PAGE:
Cyprus Mail
Business

‘On the road to a new economic miracle’

By Angelos Anastasiou

Cyprus is on the road to a new economic miracle, President Nicos Anastasiades said on Wednesday, referencing the island’s unexpectedly strong growth in the period after the 1974 Turkish invasion.

In a speech during the 2012 Cyprus Exports Awards ceremony at the Presidential Palace, organised by the ministry of commerce and the Cyprus Chambers of Commerce and Industry KEVE, Anastasiades commended Cypriot export firms for persevering through tough times and contributing much-needed liquidity to the country’s strapped economy.

“In the midst of serious financial challenges events like this are especially important, as they allow us to recognise and reward hard work under extremely difficult circumstances, and to express our deep appreciation to the business world for its multifaceted contribution,” the President said.

Anastasiades declared that, following the third troika review last week, the country’s budgeted primary deficit had been significantly revised to reflect economic performance – it is now predicted at €277 million, down from an initially estimated €483 million.

Falling borrowing cost is also a reliable indicator of regaining the trust of international investors, Anastasiades argued. Market yields for government bond issues – i.e. interest payable on borrowing from financial markets – hovered around 15 per cent for months in the aftermath of the March 2013 Eurogroup decisions on Cyprus, but have been in steady decline to the current 7.2 per cent.

“It seems that Cyprus is on the way to a new economic miracle, and this has not eluded our international creditors, nor the international press,” he said.

Describing recent encouraging signs relating to Cyprus’s economic performance, the President cited flattering reports in foreign economic publications and an upgrade of the Cyprus economy by an international rating agency last November – the first in three years.

“Following several recent negative reports, respected international media, like the stern German economic press, are forced to extol the Cyprus economy’s road to recovery, and report that the targets set in the adjustment programme have been fully achieved,” the President said.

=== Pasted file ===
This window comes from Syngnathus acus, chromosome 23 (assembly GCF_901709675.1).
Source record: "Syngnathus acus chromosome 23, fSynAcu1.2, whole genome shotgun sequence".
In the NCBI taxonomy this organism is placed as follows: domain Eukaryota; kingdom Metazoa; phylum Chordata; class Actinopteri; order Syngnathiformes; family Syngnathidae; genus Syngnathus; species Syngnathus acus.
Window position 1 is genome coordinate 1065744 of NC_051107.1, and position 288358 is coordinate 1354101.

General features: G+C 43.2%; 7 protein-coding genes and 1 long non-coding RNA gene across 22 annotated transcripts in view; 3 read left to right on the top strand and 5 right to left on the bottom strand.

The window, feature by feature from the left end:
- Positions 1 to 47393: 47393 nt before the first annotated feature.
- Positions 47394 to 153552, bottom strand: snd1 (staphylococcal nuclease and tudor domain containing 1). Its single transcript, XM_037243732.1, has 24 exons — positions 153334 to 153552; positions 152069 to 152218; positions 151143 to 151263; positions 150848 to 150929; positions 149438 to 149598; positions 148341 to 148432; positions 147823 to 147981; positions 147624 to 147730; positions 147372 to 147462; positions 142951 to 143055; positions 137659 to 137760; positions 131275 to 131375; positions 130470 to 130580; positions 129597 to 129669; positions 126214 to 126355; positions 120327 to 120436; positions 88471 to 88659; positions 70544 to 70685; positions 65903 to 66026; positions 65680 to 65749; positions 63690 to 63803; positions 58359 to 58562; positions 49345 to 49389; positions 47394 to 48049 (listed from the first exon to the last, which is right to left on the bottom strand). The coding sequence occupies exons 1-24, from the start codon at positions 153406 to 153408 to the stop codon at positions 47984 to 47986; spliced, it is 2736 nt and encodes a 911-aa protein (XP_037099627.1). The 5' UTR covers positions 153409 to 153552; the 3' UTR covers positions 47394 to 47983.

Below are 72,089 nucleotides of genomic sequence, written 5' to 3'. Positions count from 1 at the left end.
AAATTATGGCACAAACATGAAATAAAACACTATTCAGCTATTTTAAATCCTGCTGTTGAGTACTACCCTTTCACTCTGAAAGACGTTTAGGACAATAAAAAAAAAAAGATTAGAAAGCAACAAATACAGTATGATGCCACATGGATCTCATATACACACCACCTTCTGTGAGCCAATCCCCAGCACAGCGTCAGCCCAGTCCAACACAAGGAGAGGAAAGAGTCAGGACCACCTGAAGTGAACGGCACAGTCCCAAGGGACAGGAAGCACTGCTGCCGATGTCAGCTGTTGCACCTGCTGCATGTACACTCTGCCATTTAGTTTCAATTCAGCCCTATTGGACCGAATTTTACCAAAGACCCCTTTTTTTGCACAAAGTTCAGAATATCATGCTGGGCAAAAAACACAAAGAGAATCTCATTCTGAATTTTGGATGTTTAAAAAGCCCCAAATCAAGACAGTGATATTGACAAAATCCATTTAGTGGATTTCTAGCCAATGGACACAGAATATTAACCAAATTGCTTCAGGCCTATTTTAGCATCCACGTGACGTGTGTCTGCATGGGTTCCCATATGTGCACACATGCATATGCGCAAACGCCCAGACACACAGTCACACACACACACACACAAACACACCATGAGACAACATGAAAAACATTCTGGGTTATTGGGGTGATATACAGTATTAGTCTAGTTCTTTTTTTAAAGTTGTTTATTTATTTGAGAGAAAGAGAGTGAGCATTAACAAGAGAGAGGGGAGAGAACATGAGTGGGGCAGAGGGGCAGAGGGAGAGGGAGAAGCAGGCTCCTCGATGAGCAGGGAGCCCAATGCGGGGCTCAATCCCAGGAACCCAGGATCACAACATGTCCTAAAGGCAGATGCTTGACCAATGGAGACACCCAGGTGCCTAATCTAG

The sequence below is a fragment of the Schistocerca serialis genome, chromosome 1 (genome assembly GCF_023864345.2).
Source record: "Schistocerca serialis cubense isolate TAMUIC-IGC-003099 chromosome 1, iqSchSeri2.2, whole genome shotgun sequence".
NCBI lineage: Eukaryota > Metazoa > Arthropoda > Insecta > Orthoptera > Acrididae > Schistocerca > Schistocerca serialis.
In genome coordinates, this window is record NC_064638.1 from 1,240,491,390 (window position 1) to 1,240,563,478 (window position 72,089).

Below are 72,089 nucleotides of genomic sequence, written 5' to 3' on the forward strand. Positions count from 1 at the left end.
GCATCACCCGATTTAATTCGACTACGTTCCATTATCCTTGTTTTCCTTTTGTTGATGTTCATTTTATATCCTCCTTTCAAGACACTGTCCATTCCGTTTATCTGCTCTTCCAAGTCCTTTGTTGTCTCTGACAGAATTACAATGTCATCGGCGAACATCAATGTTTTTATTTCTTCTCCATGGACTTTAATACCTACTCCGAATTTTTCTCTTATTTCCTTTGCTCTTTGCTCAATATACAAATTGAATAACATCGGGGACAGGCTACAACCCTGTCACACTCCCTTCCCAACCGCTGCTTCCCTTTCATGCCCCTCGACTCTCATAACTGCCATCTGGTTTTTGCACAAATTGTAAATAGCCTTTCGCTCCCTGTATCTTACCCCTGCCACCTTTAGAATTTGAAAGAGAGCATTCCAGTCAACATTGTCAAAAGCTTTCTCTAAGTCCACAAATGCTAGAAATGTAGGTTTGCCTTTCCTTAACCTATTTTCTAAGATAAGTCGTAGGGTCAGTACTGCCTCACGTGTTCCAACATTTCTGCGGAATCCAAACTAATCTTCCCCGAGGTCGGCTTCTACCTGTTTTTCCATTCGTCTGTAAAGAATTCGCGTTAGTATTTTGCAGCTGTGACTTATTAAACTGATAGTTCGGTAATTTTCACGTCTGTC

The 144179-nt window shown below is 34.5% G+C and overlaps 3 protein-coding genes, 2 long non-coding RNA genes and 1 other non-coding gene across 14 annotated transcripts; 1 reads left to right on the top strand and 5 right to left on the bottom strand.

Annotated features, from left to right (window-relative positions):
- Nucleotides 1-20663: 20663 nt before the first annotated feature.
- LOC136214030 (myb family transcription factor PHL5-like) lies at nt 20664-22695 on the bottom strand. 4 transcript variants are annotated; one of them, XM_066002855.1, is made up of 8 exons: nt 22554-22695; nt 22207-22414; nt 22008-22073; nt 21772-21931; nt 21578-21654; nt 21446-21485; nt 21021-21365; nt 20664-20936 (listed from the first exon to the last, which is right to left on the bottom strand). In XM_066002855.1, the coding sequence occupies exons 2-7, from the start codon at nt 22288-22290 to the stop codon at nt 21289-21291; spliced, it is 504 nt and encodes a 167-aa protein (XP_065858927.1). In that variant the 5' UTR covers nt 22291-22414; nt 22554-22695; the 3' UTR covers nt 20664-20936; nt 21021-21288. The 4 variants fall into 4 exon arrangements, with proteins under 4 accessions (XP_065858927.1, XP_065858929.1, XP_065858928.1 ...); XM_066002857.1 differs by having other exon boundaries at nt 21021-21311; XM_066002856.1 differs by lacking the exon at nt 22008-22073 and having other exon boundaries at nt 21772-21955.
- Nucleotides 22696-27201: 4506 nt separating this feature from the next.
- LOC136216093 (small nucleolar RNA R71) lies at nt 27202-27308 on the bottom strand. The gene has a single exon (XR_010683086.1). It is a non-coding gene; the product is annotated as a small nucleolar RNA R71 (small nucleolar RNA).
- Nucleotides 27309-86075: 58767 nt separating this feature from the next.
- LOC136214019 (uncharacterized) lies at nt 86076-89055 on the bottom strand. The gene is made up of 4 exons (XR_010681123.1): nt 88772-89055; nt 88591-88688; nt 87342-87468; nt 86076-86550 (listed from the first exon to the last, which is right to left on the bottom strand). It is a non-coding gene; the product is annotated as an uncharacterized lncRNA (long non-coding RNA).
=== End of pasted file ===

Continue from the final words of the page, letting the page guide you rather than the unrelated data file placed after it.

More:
“Cyprus’s demanding austerity programme has borne immediate fruit, in contrast to those implemented in other counties of Europe’s south.”

Anastasiades assured exporters that the government would lend its unconditional support in their efforts, and lauded their spirit of entrepreneurship as being “key to the country’s economic recovery.”

“Aiming at incentivising trade and strengthening business activity, as well as easing the effects of the financial crisis, the government has announced growth measures with minimal fiscal impact”, he said.

“Much-desired economic growth must be driven by private initiative, not the public sector. The government’s duty is to create the right environment that will encourage and reward private activity,” Anastasiades explained. “That is exactly what we are doing.”

At the same function, Minister of Commerce Giorgos Lakkotrypis reaffirmed the government’s support to export firms through various measures and actions.

“The ministry supports business activity by securing access to new markets through international agreements, participation in specialised exhibitions abroad and organising business missions to selected international markets presenting business opportunities,” he said.

The president of the selection committee for the awards, Panayiotis Loizides, said that exports increased by 1.8 per cent in 2012 compared to the previous year, and the improvement continued throughout 2013, with a 1.6 per cent increase in the period January to October compared to the same period the previous year.

“This encouraging result proves that our economy is resistant and resilient,” he noted.



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